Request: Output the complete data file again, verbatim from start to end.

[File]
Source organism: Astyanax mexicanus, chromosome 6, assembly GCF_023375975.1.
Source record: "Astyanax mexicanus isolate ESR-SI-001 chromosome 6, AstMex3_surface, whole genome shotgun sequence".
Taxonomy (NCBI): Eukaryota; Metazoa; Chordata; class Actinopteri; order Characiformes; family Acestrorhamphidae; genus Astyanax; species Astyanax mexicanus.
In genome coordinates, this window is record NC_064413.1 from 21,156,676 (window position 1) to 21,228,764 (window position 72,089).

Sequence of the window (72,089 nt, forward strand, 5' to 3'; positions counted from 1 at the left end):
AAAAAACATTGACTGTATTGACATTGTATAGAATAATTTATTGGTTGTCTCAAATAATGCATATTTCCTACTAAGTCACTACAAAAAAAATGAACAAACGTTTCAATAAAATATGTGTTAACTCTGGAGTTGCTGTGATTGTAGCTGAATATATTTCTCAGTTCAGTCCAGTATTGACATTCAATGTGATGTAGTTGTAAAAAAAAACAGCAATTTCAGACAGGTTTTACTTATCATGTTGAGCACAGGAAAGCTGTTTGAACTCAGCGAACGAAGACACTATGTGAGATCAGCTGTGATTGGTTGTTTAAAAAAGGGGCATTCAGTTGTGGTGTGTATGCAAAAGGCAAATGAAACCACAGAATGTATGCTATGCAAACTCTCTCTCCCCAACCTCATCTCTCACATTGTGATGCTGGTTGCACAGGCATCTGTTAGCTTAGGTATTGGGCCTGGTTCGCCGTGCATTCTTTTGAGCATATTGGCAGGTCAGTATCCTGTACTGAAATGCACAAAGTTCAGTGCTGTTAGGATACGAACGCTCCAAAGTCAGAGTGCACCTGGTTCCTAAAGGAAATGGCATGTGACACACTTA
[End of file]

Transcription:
Source organism: Astyanax mexicanus, chromosome 6, assembly GCF_023375975.1.
Source record: "Astyanax mexicanus isolate ESR-SI-001 chromosome 6, AstMex3_surface, whole genome shotgun sequence".
Taxonomy (NCBI): Eukaryota; Metazoa; Chordata; class Actinopteri; order Characiformes; family Acestrorhamphidae; genus Astyanax; species Astyanax mexicanus.
In genome coordinates, this window is record NC_064413.1 from 21,156,676 (window position 1) to 21,228,764 (window position 72,089).

Sequence of the window (72,089 nt, forward strand, 5' to 3'; positions counted from 1 at the left end):
AAAAAACATTGACTGTATTGACATTGTATAGAATAATTTATTGGTTGTCTCAAATAATGCATATTTCCTACTAAGTCACTACAAAAAAAATGAACAAACGTTTCAATAAAATATGTGTTAACTCTGGAGTTGCTGTGATTGTAGCTGAATATATTTCTCAGTTCAGTCCAGTATTGACATTCAATGTGATGTAGTTGTAAAAAAAAACAGCAATTTCAGACAGGTTTTACTTATCATGTTGAGCACAGGAAAGCTGTTTGAACTCAGCGAACGAAGACACTATGTGAGATCAGCTGTGATTGGTTGTTTAAAAAAGGGGCATTCAGTTGTGGTGTGTATGCAAAAGGCAAATGAAACCACAGAATGTATGCTATGCAAACTCTCTCTCCCCAACCTCATCTCTCACATTGTGATGCTGGTTGCACAGGCATCTGTTAGCTTAGGTATTGGGCCTGGTTCGCCGTGCATTCTTTTGAGCATATTGGCAGGTCAGTATCCTGTACTGAAATGCACAAAGTTCAGTGCTGTTAGGATACGAACGCTCCAAAGTCAGAGTGCACCTGGTTCCTAAAGGAAATGGCATGTGACACACTTA